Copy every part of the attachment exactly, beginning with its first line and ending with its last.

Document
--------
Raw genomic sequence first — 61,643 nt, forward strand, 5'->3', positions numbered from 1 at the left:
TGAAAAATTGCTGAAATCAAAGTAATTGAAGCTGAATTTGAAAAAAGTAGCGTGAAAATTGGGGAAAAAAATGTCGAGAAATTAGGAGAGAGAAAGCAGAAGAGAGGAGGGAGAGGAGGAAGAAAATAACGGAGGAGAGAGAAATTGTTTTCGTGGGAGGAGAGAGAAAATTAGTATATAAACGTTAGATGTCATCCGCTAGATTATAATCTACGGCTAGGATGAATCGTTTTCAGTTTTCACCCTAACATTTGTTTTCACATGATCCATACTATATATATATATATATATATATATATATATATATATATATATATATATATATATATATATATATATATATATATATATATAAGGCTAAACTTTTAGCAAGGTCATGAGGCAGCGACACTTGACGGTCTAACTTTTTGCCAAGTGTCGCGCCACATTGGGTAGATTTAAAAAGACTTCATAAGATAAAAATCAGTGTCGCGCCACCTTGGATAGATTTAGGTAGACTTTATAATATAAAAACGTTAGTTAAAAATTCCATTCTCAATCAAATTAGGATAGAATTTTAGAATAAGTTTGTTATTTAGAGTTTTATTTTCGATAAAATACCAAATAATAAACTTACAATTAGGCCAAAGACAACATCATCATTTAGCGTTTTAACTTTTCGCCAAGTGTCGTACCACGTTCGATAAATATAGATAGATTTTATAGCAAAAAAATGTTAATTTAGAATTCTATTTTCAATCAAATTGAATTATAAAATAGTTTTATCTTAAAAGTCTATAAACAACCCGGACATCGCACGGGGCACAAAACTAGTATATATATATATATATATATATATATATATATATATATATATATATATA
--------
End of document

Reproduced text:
Raw genomic sequence first — 61,643 nt, forward strand, 5'->3', positions numbered from 1 at the left:
TGAAAAATTGCTGAAATCAAAGTAATTGAAGCTGAATTTGAAAAAAGTAGCGTGAAAATTGGGGAAAAAAATGTCGAGAAATTAGGAGAGAGAAAGCAGAAGAGAGGAGGGAGAGGAGGAAGAAAATAACGGAGGAGAGAGAAATTGTTTTCGTGGGAGGAGAGAGAAAATTAGTATATAAACGTTAGATGTCATCCGCTAGATTATAATCTACGGCTAGGATGAATCGTTTTCAGTTTTCACCCTAACATTTGTTTTCACATGATCCATACTATATATATATATATATATATATATATATATATATATATATATATATATATATATATATATATATATATATATATATATATAAGGCTAAACTTTTAGCAAGGTCATGAGGCAGCGACACTTGACGGTCTAACTTTTTGCCAAGTGTCGCGCCACATTGGGTAGATTTAAAAAGACTTCATAAGATAAAAATCAGTGTCGCGCCACCTTGGATAGATTTAGGTAGACTTTATAATATAAAAACGTTAGTTAAAAATTCCATTCTCAATCAAATTAGGATAGAATTTTAGAATAAGTTTGTTATTTAGAGTTTTATTTTCGATAAAATACCAAATAATAAACTTACAATTAGGCCAAAGACAACATCATCATTTAGCGTTTTAACTTTTCGCCAAGTGTCGTACCACGTTCGATAAATATAGATAGATTTTATAGCAAAAAAATGTTAATTTAGAATTCTATTTTCAATCAAATTGAATTATAAAATAGTTTTATCTTAAAAGTCTATAAACAACCCGGACATCGCACGGGGCACAAAACTAGTATATATATATATATATATATATATATATATATATATATATATATATATA